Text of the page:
Zygmund taught analysis and encouraged many notable students, such as Alberto Calderón and Elias Stein. He impressed upon all of them the importance of harmonic analysis. Chern taught differential geometry using differential forms, of course. Isadore Singer and other students learned from this approach, which was not yet readily available in texts. It is reported that at one time a student told Weil that he (the student) did not understand these differential forms, to which Weil responded by going to the blackboard and writing down the Greek letter omega (

\( \omega \)); I supposed he intended that this standard symbol for a differential form might recall the idea. Spanier and I alternately taught algebraic topology; in particular, I struggled with the still-mysterious properties of those spectral sequences found by Leray and now used by all topologists.Mathematical discussions continued in the corridor and at the daily tea. For example, I recall trying to persuade some students at tea of the logical existence of a maximal atlas for any differential manifold — logic was not, as before and afterwards, isolated from mathematics. In this hothouse atmosphere, ideas and proofs were prominent and many graduate students flourished, including Isadore Singer, Bert Kostant, Richard Kadison, John Thompson, and many others.

As an illustration, I will describe Thompson’s work: He had been an outstanding undergraduate in mathematics at Yale, and the reputation of the new department probably attracted him to Chicago for graduate study. Shortly after his arrival, I wanted a chance to do something different, and decided that group theory was due for a revival; hence, I taught a two-quarter course on group theory. By the end of the second quarter, in which I had tended to emphasize infinite groups, I had essentially come to the end of my knowledge on group theory. Thompson, who was in the course, came to me to say that he wished to write a thesis on group theory. I encouraged him, but did not trouble to say that my own knowledge of the subject was somewhat limited. But not to worry — I arranged for eminent theorists, such as Richard Brauer, Reinhold Baer and Marshall Hall, to visit Chicago. Each Saturday morning, I listened to Thompson tell me what he had been up to with groups; the subject fitted his interest, and he chose his own problems.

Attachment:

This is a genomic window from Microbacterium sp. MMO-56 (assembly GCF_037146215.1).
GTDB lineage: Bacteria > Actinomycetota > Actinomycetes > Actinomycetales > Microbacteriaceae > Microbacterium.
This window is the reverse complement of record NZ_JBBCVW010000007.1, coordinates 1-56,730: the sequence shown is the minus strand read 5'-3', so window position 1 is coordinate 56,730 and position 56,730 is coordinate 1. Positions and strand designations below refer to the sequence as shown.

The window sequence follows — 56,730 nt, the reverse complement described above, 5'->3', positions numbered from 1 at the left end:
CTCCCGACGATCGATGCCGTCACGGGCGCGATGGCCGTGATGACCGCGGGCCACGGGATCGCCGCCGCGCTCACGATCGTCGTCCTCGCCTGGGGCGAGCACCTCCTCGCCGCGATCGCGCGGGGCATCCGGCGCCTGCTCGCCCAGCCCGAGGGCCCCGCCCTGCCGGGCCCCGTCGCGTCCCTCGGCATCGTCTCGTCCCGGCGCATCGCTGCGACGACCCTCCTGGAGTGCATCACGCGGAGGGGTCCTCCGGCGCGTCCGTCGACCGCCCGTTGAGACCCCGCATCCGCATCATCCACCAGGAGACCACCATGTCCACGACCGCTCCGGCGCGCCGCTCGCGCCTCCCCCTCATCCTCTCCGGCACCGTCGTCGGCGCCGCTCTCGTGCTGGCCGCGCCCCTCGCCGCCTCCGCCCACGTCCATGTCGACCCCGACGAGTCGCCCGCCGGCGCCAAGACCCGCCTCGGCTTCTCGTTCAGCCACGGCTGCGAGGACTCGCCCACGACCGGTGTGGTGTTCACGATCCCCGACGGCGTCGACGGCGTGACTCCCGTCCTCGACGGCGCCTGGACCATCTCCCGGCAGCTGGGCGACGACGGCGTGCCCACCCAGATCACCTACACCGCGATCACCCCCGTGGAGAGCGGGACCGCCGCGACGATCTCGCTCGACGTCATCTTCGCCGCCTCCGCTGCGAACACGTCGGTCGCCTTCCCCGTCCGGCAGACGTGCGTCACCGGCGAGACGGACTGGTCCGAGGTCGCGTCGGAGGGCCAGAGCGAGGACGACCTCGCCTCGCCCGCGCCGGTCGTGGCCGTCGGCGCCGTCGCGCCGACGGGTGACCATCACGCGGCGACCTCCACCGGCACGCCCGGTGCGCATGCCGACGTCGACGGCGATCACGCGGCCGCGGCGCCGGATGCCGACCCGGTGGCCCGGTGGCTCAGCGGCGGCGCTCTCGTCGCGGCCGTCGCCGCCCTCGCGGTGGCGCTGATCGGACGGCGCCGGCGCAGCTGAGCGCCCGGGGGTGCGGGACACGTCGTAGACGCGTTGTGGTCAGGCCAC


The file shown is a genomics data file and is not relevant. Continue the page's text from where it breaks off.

At the time, André Weil was lecturing in group representations with particular attention to the so-called Chevalley groups. One of Weil’s students heard what Thompson was up to, and took him aside to tell him that he should not be studying finite groups alone, but should look at representations as well. However, Thompson persisted, and turned out a Ph.D. thesis that settled an outstanding problem of finite groups, a construction of a normal

\( p \)-complement for certain finite groups.Adrian Albert was also interested in finite group theory, a subject active at Chicago from the very beginning in 1892, and found special funding to organize a special year on group theory at Chicago. Thompson and Walter Feit, a recent Ph.D. of Richard Brauer at Michigan, were two of the participants; during the year, they solved a famous problem by proving the Odd Order Theorem: A finite simple group that is not cyclic cannot be of odd order, which was a famous conjecture of Burnside. This result was the starting point of a major effort to classify all finite simple groups.

Group theory, as here exemplified, was just one of the topics that flourished during the Stone Age at Chicago. The people involved — the students and professors — were excited by the pursuit of new ideas in mathematics, which was, in all, a happy combination of talent, circumstance, and leadership.

Saunders has given us an account of his life and work in this autobiography, and through his publications, his students, and his collaborators, he has left a splendid, influential record. Thank you.